Jeramey Jannene
City Hall

Spiker Wins Seat on Common Council

Legislative aide Scott Spiker will replace his former boss Terry Witkowski.

By - Aug 14th, 2019 12:06 pm
Scott Spiker. Photo courtesy of Spiker for Milwaukee.

Scott Spiker. Photo courtesy of Spiker for Milwaukee.

The Garden District’s next representative on the 15-member Milwaukee Common Council will be Scott Spiker.

Spiker defeated Patty Doherty in a low-turnout special election, garnering 57 percent of the votes cast to Doherty’s 43 percent. The two candidates had advanced from a July 16th primary that featured seven candidates vying for the seat.

The race pitted two City Hall insiders against one another in a race to replace the 74-year-old Terry Witkowski who retired in May before finishing his term. Spiker had served as Witkowski’s aide since 2015, while Doherty has worked for Alderman Robert Donovan for 11 years.

Spiker, who declared for the seat before Witkowski resigned, took a leave of absence from his aide position while campaigning to avoid a conflict of interest.

The Wilson Park resident won’t have long to enjoy his victory before he has to start thinking about re-election. The entire Common Council is up for re-election next spring, with a primary scheduled for February and a general election in April.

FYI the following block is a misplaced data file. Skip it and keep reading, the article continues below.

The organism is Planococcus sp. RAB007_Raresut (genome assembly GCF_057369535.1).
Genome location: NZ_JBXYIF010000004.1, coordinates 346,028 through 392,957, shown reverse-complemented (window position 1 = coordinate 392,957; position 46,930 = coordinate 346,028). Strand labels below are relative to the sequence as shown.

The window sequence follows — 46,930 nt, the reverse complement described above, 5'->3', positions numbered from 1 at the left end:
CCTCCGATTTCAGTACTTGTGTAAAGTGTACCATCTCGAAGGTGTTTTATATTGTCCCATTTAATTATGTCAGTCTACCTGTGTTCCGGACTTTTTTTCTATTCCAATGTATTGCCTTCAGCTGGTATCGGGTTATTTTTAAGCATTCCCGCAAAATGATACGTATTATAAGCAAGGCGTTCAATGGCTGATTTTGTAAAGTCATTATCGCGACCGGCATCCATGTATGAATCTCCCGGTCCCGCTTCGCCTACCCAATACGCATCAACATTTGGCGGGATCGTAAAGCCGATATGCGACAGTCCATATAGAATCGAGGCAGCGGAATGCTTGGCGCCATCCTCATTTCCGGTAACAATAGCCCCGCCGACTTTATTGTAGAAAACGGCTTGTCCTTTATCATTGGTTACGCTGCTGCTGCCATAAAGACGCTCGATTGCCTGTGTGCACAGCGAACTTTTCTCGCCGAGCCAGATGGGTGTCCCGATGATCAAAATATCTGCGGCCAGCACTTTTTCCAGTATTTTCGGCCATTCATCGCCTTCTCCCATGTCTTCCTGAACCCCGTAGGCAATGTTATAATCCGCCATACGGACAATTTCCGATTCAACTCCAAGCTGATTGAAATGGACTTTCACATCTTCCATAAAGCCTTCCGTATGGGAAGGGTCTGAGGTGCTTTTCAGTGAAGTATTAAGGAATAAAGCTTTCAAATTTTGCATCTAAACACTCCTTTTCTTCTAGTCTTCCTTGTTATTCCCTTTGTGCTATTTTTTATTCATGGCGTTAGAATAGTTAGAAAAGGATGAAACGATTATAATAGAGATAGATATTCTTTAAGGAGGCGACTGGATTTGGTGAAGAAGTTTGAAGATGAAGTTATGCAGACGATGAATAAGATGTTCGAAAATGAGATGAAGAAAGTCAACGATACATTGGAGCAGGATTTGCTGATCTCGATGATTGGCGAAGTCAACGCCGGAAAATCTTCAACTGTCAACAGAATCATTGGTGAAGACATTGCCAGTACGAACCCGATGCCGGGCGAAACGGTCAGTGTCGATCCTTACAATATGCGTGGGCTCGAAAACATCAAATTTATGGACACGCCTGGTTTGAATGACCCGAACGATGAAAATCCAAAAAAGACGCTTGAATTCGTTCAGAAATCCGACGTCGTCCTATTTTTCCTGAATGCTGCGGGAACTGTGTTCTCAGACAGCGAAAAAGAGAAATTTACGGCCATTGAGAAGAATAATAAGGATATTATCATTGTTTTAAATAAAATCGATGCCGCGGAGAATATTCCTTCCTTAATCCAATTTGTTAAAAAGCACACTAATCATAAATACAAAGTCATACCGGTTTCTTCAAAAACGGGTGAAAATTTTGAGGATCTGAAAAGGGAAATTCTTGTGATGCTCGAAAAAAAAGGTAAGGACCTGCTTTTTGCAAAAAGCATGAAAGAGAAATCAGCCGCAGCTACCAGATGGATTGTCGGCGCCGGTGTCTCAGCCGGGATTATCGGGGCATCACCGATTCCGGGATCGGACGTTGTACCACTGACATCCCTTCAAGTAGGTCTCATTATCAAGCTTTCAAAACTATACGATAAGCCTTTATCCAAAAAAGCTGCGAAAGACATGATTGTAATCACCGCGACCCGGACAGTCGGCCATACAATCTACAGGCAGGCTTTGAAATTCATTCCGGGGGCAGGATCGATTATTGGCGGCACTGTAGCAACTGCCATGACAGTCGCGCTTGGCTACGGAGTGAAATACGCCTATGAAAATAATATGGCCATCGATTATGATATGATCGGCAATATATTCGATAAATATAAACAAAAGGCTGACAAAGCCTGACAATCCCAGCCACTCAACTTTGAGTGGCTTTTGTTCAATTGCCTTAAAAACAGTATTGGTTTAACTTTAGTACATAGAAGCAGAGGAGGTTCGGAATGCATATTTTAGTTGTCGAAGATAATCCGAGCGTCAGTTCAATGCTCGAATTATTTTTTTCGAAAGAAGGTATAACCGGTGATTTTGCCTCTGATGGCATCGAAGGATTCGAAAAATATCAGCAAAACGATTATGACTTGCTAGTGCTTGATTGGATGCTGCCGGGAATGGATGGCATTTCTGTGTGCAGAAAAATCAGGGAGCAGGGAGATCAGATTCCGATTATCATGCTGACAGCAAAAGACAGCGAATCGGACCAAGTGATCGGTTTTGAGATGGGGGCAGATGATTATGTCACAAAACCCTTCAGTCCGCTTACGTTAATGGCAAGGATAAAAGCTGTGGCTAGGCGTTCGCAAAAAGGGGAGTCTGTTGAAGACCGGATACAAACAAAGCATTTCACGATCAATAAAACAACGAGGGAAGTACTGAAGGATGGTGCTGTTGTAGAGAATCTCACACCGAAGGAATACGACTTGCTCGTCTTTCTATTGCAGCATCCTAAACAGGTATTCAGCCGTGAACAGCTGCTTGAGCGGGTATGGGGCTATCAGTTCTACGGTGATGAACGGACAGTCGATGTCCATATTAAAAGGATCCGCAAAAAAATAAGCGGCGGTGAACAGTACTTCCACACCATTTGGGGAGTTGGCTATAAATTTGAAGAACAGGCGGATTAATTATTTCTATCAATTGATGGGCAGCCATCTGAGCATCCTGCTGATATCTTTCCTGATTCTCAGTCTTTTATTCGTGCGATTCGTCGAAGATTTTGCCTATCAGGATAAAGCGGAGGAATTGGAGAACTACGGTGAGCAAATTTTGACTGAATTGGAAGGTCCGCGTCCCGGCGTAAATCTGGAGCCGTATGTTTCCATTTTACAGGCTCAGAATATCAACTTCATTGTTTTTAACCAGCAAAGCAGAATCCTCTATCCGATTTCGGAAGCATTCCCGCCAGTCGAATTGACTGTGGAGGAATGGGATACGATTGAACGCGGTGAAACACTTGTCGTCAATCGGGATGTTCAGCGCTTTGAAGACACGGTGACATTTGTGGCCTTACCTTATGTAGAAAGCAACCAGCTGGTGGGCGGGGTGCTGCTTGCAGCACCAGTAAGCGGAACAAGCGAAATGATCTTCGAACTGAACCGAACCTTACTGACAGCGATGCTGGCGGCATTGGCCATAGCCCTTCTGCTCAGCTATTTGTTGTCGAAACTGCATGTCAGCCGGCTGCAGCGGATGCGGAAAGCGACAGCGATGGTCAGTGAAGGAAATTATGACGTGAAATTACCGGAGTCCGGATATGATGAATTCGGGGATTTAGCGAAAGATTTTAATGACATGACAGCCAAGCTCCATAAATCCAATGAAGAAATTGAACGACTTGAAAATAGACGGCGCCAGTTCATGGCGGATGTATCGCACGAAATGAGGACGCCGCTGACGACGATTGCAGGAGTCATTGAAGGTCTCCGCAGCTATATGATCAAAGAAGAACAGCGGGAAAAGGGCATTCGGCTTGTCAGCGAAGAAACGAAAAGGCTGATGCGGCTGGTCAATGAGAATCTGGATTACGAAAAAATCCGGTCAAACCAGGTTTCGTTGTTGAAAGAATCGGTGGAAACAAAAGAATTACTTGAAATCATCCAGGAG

The spring election, which could feature a contested race for mayor, is certain to draw higher turnout than the special election. Only 3,298 of the 20,868 registered voters (15.8 percent) in the city’s 13th Council District voted in the special election according to unofficial election results from the Milwaukee Election Commission.

Spiker was joined at his victory party, held at Gingerz Sports Pub (3915 S. Howell Ave.), by a number of area politicians including Ald. Cavalier Johnson, State Rep. Christine Sinicki, County Supervisor Jason Haas, 8th District Candidate Justin Bielinski and Witkowski. (Back in July, Mayor Tom Barrett was spotted at Spiker’s primary election results party.)

The 13th District, represented by Witkowski since 2003, is the city’s southernmost district and borders many of the city’s southern suburbs. The district, which has branded itself “The Garden District,” is anchored by Milwaukee Mitchell International Airport and runs roughly from W. Oklahoma Ave. to E. College Ave. with a host of indentations and bump outs due to the city’s less-than-straight borders.

According to a 2012 report on the city’s redistricting effort, the district has 39,703 residents, with 71.9 percent identifying as Caucasian, 3.3 percent as black, 19.3 percent as Hispanic and 4 percent as Asian.

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Categories: City Hall, Politics

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